I recently read Abigail Shrier’s “Irreversible Damage: The Transgender Craze Seducing Our Daughters.” It’s almost certainly the most important book I’ll read this year. It’s also probably the most controversial.
Google the title and you’ll see what I mean. Major publications like The Economist and The Times of London have praised the book in the highest terms. Others have derided it as bigoted and transphobic. No one seems to be neutral.
In her book, Shrier talks about a very specific issue, the rise of gender dysphoria in adolescent girls. The book is not about adults who identify as transgender, nor is it about boys of any age. It’s about girls, and specifically girls who, sometime between middle school and college, begin to express a transgender identity with no previous history of such as young children.
There’s a reason she chooses such a narrow focus. Gender dysphoria in kids has been documented for some time, but it’s always been exceedingly rare—fewer than one in 10,000 people—and it’s been found in toddler boys. Until 2012, adolescent onset gender dysphoria in girls was so rare that there was no scientific literature on the subject at all.
Then, all of a sudden, that began to change. Over the past decade, incidents of gender dysphoria in adolescent girls have increased by over 1,000 percent in the U.S. In the UK, there’s been an increase of 4,400 percent among the same group. Similar patterns have emerged throughout the West, in Canada and across Europe. This dramatic and sudden increase in gender dysphoria among a group that had previously been almost entirely unaffected seems strange. Regardless of politics, religion, or worldview, it seems reasonable to question what is causing this.
This rapid increase in gender dysphoria has, unsurprisingly, given rise to a massive increase in treatment as well. The book outlines current policies in many states that allow girls to change their preferred names and pronouns at school without their parents’ knowledge, initiating a “social transition” that can be difficult to undo. It discusses the ease with which girls as young as 15 can secure prescriptions for testosterone, often on their first visit to a clinic and without parental consent. In an increasing number of states, therapists must immediately affirm a girl’s transgender identity or risk losing their licenses. Universities routinely offer cross-sex hormones to students for free and with minimal counseling, treatments that often lead to permanent infertility. Even elective double mastectomies are becoming more common and easier to secure amongst very young women and teens.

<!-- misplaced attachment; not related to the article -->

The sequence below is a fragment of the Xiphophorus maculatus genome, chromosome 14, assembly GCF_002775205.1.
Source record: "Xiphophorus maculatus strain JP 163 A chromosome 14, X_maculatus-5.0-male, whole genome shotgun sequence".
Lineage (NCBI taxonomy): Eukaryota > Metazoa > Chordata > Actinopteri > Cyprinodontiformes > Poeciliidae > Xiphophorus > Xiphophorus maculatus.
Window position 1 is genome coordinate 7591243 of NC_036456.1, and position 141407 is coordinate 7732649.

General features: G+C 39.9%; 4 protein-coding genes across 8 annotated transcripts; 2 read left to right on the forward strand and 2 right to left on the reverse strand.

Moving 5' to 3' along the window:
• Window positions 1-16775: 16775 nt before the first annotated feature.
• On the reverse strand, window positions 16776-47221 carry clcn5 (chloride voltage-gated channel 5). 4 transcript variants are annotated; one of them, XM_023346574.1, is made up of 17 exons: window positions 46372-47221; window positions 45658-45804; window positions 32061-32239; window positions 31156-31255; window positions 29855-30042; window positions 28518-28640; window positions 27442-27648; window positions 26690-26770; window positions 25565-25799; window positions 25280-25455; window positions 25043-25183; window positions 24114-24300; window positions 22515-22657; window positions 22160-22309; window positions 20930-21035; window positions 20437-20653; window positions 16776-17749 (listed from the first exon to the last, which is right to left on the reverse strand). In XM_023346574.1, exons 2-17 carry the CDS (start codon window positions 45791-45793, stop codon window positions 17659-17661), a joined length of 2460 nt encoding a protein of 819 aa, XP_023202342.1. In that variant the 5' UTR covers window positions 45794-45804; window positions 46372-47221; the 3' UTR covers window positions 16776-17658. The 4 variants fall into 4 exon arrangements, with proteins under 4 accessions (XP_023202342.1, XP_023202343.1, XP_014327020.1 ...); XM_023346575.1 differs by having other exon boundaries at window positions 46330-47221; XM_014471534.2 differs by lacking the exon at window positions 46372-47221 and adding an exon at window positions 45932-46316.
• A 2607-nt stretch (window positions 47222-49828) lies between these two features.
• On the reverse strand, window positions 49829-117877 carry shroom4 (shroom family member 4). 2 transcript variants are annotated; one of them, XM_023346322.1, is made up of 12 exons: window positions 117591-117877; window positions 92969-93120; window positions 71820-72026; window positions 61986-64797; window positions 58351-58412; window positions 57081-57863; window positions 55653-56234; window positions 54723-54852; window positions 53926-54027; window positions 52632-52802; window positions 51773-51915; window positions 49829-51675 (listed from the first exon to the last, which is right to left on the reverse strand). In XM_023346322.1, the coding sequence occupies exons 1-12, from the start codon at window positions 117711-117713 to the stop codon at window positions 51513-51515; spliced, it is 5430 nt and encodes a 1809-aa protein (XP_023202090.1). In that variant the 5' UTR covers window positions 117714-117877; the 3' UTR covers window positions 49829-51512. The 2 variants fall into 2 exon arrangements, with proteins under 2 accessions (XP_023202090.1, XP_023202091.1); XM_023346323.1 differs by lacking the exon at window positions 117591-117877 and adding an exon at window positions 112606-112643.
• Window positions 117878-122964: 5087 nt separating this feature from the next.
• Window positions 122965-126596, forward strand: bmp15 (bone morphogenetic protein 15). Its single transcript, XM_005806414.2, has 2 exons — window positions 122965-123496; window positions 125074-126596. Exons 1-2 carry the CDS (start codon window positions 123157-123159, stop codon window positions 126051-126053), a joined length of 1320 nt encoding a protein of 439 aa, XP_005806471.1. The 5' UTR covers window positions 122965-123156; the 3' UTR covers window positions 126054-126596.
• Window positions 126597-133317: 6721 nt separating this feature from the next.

Of course, much of this treatment cannot be reversed easily if at all. It seems prudent, therefore, to exercise caution, to avoid taking irreversible steps based on the notoriously volatile feelings of teenagers, to love and support and counsel girls as they navigate their adolescence, helping them to make good choices along the way. But that is the exact opposite of the approach increasingly taken by professionals and recommended to parents.
Shrier presents compelling arguments about what she believes bears all the hallmarks of a dangerous peer contagion, something similar to anorexia or self-harm in that it worryingly pops up in clusters of friend groups. She examines the scientific evidence, she talks to psychiatrists, physicians, parents, transgender adults, and detransitioners (individuals who have gone through gender transitions, and then reverted back to their biological sex). She tells their stories, and helps to make sense of this epidemic, offering possible answers to some of the why questions. Most importantly, she offers helpful advice to parents about how to protect their daughters.
Shrier is not a religious zealot. She’s Jewish, but not orthodox. She never comes across as bigoted. She just questions what’s happening among adolescent girls. She wonders if people are failing to meet their real needs? Are there things we need to do differently to help our teen daughters become strong, confident women? Might parents, desperate to help their children, even be inadvertently hurting them?
I was struck as I read this book by how much the typical profile of these girls matched that of my friends’ children. More than 90 percent of these girls are white. They’re from middle and upper-middle class families. They have very involved parents, who are eager to support and affirm their children. They look a lot like many of the teen girls I know and care about.
And I came away from this book thinking that every parent or grandparent of a non-adult daughter should read it. Anyone who works with girls or parents – at church, school, or in the community – should read this book. Anyone who cares about girls should read this book. Because being a teen girl is hard, and adults who care about them need to understand the world in which those teen girls are living and how to help them navigate through to adulthood. Shrier’s book is, fundamentally, an impassioned plea for these teen girls, and it’s a helpful guide for the adults who care about them.
POVs are point of view articles by NC Family staff and contributors